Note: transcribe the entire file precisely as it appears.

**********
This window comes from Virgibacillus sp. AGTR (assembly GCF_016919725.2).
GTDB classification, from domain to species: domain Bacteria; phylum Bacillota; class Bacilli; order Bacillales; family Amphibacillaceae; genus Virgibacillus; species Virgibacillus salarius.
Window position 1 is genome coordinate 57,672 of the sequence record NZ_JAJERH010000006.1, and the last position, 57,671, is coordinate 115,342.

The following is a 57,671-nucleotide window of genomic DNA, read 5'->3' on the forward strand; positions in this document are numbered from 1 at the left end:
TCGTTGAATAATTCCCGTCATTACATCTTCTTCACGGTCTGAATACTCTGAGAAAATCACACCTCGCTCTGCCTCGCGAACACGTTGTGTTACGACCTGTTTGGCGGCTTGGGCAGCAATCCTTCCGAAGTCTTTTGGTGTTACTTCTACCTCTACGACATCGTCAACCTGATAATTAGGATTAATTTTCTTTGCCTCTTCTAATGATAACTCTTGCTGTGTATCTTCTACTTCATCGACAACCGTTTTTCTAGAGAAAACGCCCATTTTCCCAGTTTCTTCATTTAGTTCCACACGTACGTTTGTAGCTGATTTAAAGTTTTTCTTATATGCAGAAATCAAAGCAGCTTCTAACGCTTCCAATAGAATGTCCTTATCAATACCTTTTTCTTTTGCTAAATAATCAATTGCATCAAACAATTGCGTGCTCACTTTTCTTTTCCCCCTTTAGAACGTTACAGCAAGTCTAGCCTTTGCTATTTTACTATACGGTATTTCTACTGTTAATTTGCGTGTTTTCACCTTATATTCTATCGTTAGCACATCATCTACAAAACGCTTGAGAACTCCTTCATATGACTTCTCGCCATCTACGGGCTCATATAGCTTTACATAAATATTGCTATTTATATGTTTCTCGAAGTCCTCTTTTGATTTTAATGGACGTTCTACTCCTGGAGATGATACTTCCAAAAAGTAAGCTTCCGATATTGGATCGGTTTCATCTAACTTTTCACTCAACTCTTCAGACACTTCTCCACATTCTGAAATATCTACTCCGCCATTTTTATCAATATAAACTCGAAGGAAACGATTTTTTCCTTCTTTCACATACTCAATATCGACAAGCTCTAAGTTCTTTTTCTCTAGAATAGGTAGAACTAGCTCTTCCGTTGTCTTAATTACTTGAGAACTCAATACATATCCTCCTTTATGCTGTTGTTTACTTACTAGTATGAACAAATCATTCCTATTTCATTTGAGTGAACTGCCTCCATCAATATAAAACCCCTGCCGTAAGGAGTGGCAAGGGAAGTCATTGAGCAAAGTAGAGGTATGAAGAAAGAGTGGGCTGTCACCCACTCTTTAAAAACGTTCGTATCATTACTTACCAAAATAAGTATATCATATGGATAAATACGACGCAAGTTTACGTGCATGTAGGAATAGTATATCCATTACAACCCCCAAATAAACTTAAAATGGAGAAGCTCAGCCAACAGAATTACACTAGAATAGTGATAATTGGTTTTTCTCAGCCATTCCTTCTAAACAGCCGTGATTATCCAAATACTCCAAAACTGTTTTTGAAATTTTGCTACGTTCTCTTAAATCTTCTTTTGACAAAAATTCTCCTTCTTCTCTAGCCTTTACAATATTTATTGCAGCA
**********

This window comes from Virgibacillus sp. AGTR (assembly GCF_016919725.2).
GTDB classification, from domain to species: domain Bacteria; phylum Bacillota; class Bacilli; order Bacillales; family Amphibacillaceae; genus Virgibacillus; species Virgibacillus salarius.
Window position 1 is genome coordinate 57,672 of the sequence record NZ_JAJERH010000006.1, and the last position, 57,671, is coordinate 115,342.

The following is a 57,671-nucleotide window of genomic DNA, read 5'->3' on the forward strand; positions in this document are numbered from 1 at the left end:
TCGTTGAATAATTCCCGTCATTACATCTTCTTCACGGTCTGAATACTCTGAGAAAATCACACCTCGCTCTGCCTCGCGAACACGTTGTGTTACGACCTGTTTGGCGGCTTGGGCAGCAATCCTTCCGAAGTCTTTTGGTGTTACTTCTACCTCTACGACATCGTCAACCTGATAATTAGGATTAATTTTCTTTGCCTCTTCTAATGATAACTCTTGCTGTGTATCTTCTACTTCATCGACAACCGTTTTTCTAGAGAAAACGCCCATTTTCCCAGTTTCTTCATTTAGTTCCACACGTACGTTTGTAGCTGATTTAAAGTTTTTCTTATATGCAGAAATCAAAGCAGCTTCTAACGCTTCCAATAGAATGTCCTTATCAATACCTTTTTCTTTTGCTAAATAATCAATTGCATCAAACAATTGCGTGCTCACTTTTCTTTTCCCCCTTTAGAACGTTACAGCAAGTCTAGCCTTTGCTATTTTACTATACGGTATTTCTACTGTTAATTTGCGTGTTTTCACCTTATATTCTATCGTTAGCACATCATCTACAAAACGCTTGAGAACTCCTTCATATGACTTCTCGCCATCTACGGGCTCATATAGCTTTACATAAATATTGCTATTTATATGTTTCTCGAAGTCCTCTTTTGATTTTAATGGACGTTCTACTCCTGGAGATGATACTTCCAAAAAGTAAGCTTCCGATATTGGATCGGTTTCATCTAACTTTTCACTCAACTCTTCAGACACTTCTCCACATTCTGAAATATCTACTCCGCCATTTTTATCAATATAAACTCGAAGGAAACGATTTTTTCCTTCTTTCACATACTCAATATCGACAAGCTCTAAGTTCTTTTTCTCTAGAATAGGTAGAACTAGCTCTTCCGTTGTCTTAATTACTTGAGAACTCAATACATATCCTCCTTTATGCTGTTGTTTACTTACTAGTATGAACAAATCATTCCTATTTCATTTGAGTGAACTGCCTCCATCAATATAAAACCCCTGCCGTAAGGAGTGGCAAGGGAAGTCATTGAGCAAAGTAGAGGTATGAAGAAAGAGTGGGCTGTCACCCACTCTTTAAAAACGTTCGTATCATTACTTACCAAAATAAGTATATCATATGGATAAATACGACGCAAGTTTACGTGCATGTAGGAATAGTATATCCATTACAACCCCCAAATAAACTTAAAATGGAGAAGCTCAGCCAACAGAATTACACTAGAATAGTGATAATTGGTTTTTCTCAGCCATTCCTTCTAAACAGCCGTGATTATCCAAATACTCCAAAACTGTTTTTGAAATTTTGCTACGTTCTCTTAAATCTTCTTTTGACAAAAATTCTCCTTCTTCTCTAGCCTTTACAATATTTATTGCAGCA